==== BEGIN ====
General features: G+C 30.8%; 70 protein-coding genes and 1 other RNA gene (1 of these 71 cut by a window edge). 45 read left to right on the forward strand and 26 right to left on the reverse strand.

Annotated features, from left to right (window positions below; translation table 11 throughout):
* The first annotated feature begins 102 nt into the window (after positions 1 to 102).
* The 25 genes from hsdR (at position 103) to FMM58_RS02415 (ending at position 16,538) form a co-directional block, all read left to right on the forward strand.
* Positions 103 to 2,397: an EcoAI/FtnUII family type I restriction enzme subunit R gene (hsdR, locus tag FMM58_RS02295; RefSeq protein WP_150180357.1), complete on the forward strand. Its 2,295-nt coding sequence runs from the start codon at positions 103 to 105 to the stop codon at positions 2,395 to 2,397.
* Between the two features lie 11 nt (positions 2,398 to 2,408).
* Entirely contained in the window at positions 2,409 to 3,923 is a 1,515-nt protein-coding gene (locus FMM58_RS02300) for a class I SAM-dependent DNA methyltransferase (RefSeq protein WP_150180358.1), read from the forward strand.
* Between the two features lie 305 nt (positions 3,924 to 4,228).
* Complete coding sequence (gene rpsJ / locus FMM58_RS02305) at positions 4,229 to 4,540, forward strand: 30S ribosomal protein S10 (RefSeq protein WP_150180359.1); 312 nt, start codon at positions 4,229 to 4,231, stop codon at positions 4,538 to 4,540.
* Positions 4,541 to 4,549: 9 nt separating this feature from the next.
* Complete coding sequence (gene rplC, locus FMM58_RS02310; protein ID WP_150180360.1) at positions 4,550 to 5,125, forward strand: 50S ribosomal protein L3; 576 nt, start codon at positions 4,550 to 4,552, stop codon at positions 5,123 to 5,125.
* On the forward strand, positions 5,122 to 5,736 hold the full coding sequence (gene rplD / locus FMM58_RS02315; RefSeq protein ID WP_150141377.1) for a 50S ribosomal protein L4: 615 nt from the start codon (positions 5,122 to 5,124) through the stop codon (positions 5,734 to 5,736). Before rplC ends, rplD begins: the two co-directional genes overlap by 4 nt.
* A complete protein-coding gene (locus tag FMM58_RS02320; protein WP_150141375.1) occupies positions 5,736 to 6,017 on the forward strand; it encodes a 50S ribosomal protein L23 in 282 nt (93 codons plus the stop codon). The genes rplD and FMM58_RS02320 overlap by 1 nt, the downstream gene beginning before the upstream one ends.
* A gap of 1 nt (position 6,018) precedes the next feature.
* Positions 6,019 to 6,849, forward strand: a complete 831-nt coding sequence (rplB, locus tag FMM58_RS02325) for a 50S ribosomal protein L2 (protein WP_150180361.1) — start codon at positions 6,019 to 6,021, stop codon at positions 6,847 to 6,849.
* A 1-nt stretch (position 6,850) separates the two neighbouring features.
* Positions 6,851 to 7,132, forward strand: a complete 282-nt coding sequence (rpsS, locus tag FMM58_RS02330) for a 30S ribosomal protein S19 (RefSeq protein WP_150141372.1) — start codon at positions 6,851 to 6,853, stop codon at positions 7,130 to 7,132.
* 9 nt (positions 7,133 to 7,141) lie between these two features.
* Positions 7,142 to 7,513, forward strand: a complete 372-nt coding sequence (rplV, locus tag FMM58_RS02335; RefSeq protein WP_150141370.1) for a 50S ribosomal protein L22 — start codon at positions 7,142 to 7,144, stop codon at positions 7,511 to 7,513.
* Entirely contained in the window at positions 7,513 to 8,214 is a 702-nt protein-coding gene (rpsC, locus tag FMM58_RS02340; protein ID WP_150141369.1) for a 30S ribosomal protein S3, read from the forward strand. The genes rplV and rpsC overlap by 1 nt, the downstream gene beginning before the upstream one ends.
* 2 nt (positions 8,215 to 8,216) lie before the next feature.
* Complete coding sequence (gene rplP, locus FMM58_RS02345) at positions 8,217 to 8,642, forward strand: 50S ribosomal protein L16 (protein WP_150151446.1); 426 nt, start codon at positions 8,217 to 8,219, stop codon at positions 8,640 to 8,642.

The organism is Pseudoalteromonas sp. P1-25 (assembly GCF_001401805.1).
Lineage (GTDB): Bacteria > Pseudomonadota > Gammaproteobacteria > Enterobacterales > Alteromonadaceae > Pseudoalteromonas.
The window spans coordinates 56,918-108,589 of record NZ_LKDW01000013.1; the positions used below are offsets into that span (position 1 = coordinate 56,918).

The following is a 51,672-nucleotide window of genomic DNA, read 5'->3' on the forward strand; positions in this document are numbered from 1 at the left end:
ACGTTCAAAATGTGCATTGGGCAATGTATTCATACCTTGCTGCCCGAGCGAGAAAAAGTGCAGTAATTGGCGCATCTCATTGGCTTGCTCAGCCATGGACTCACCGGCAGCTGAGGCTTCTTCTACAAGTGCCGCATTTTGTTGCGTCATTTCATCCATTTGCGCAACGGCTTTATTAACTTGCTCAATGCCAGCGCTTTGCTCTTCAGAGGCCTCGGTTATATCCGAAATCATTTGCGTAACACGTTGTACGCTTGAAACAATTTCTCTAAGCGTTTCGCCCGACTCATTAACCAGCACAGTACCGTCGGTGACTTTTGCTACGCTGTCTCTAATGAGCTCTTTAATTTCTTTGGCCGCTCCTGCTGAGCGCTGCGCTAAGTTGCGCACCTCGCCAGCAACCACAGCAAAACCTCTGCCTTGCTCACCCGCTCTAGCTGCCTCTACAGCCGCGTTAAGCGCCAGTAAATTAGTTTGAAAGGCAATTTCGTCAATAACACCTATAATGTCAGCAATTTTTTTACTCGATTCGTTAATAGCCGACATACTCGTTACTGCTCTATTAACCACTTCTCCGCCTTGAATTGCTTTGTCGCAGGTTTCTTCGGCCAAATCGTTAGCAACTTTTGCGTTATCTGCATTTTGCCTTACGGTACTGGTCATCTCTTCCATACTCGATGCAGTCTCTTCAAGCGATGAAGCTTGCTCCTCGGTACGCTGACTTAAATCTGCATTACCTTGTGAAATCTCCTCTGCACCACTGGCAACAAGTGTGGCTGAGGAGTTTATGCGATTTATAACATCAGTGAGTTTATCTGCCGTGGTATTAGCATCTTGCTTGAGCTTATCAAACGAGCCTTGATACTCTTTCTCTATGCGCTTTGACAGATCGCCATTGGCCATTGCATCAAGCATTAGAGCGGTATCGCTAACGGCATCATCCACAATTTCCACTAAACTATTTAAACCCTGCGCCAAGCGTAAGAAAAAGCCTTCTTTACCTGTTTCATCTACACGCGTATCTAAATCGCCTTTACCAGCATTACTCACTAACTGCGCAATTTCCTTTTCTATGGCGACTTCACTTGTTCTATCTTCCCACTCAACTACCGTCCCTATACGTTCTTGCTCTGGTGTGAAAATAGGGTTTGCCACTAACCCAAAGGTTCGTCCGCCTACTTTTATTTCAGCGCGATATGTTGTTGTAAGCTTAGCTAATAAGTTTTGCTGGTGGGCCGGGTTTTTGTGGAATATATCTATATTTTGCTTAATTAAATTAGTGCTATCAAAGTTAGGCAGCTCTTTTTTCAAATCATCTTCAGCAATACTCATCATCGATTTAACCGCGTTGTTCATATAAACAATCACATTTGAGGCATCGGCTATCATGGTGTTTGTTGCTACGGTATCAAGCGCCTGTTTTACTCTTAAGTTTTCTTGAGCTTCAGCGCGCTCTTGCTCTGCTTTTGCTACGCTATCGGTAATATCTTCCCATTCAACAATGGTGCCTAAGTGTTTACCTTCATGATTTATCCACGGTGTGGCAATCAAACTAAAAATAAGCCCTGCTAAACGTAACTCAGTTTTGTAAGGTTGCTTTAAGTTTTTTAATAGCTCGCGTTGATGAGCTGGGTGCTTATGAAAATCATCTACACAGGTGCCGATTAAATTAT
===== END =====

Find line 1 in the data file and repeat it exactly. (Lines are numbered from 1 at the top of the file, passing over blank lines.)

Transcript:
General features: G+C 30.8%; 70 protein-coding genes and 1 other RNA gene (1 of these 71 cut by a window edge). 45 read left to right on the forward strand and 26 right to left on the reverse strand.